When I was a kid, we saved our money to buy ALBUMS, or TAPES, or CD’s and listened to all the songs a hundred times over. We knew the words, we read the liner notes and thought about the lyrics. We wondered about the musicians. We put the needle on the record and tried not to scratch it. We hit re-wind and pressed play just to listen to parts of a song over and over again – just so we could really hear it. I’m not saying it was “better back then,” I’m just saying it was different. And it was better.
These are some of my favorite albums…in order of release (but not necessarily in order of sweet discovery).
Tapestry, Carole King, 1971
This album ruled my childhood. I was fascinated by the album cover, let alone all the magic it held inside. Carole, barefoot, with her cat and her super frizzy, long hair. Carole, in the window…her expression, her youth, her bra-less hippie mystique – all of it simply captivated me. Her voice and that funky piano made me want to be her. I begged for piano lessons. I wanted to wear long skirts and peasant blouses. I wanted a big nose. I can still sing the entire album without missing a beat (or a word) from start to finish. Every song is gold, and every note is genius. That’s how much I love it. Notable songs: It’s Too Late, I Feel The Earth Move, Will You Still Love Me Tomorrow? Oh my God I have to go listen to it right now.
Sticky Fingers, The Rolling Stones, 1971
Oh Micky, you’re so fine, you’re so fine you blow my mind. Seriously. How can this skinny, giant mouthed kid with a shaggy mop-top keep me riveted, gyrating, and singing along for all these years? Mick Jagger chews you up and spits you out and all you can do is thank him. Party rock at its’ finest. They are now in their 70’s and they still fill arenas. This album had an especially brazen cover – the tight jeans with a “roll of quarters in his pocket” kept me dazed and confused. I couldn’t look away! How dare they do that to me? Notable songs: Dead Flowers and Wild Horses
I loved Janis Joplin because my dad loved her, plain and simple. I also recognized early on, that while she was a bit of a screamer, she had a unique, crackling, bluesy voice, so very different from anything I had ever heard. I felt what she was feeling when she stamped her feet and sang. Plus, she could completely rock out in a way that men were able to, and that was cool to watch. She was funny and full of life. And of course she died way too soon. Notable songs: Mercedes Benz and Me and Bobby McGee.
Helen Reddy’s Greatest Hits (and More!) 1975
Here’s another album I could sing from start to finish, because I sang my little 10 year old heart out to this album about a million times in 1978. I don’t know why my parents had this in their collection, but they played it over and over on our stereo with the gigantic speakers. I think this was around the time my mom, a liberated woman, started hosting Tupperware parties. My little sister and I would belt out Angie Baby like nobody’s business. Angie was a “little touched you know” and my sister and I loved that about her. Notable songs: Leave Me Alone (Ruby Red Dress) and Keep on Singing.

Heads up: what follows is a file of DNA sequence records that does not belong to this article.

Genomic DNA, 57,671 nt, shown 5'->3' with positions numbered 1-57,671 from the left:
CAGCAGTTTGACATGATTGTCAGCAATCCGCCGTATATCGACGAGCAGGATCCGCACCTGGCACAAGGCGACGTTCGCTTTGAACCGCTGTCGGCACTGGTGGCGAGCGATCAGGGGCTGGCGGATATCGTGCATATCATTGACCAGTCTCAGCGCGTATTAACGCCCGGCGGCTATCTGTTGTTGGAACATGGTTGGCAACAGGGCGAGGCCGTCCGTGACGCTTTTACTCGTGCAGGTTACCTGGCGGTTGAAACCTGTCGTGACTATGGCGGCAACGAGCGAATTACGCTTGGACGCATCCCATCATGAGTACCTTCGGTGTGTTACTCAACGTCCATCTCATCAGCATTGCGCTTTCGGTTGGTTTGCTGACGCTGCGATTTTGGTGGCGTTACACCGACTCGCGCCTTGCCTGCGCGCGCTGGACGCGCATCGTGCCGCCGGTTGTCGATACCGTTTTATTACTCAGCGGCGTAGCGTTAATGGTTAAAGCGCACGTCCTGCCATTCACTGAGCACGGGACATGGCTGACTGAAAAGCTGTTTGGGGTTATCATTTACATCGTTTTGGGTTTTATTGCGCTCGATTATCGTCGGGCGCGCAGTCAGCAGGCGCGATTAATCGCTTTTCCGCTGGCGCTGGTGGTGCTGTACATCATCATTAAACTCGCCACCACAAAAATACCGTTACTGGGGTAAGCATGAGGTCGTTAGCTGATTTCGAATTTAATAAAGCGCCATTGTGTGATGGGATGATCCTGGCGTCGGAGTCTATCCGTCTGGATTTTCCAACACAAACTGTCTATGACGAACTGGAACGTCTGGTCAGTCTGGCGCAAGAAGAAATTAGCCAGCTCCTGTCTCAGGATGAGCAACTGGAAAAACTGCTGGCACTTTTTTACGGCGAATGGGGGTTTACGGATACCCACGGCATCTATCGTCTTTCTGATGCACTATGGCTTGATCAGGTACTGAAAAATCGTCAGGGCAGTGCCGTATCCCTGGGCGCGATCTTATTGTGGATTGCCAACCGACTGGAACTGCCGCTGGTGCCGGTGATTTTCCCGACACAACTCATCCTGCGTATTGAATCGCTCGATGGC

The siren voice of Stevie Nicks. The expert guitar and drum solos. The wind chimes and the haunting harmonies! This album had it all. The cover, an instant classic, made me wonder about the band…why wasn’t everyone on the cover? Who was dating who? Why were they breaking up and having affairs and yet still together? How did they do it? I’ll tell you how – they were just a freaky band of rock & roll gypsy lovers, doing drugs, getting mystical, and making music. It was the 70’s after all. Hey Mick, that’s kind of a weird place to put your knee. Notable songs: Dreams (of course!), and Gold Dust Woman
Off The Wall, Michael Jackson, 1979
My little sister and I made up an entire choreographed routine to Don’t Stop til You Get Enough. It was a very long song. It took us forever to nail all the moves, but we did it, and it was contest-worthy. We thought it could be a great opening number at a circus…you know, before the elephants came out and did their thing. Our dance included somersaults and cartwheels and a lot of repeated segments. Yes, we were that sophisticated. This was a fantastic album and we listened to it incessantly Michael Jackson was so cute on the cover…it’s really too bad he got so weird for so long and then died so early. Can’t argue about his talent though. Notable songs: Workin’ Day and Night, and Rock With You.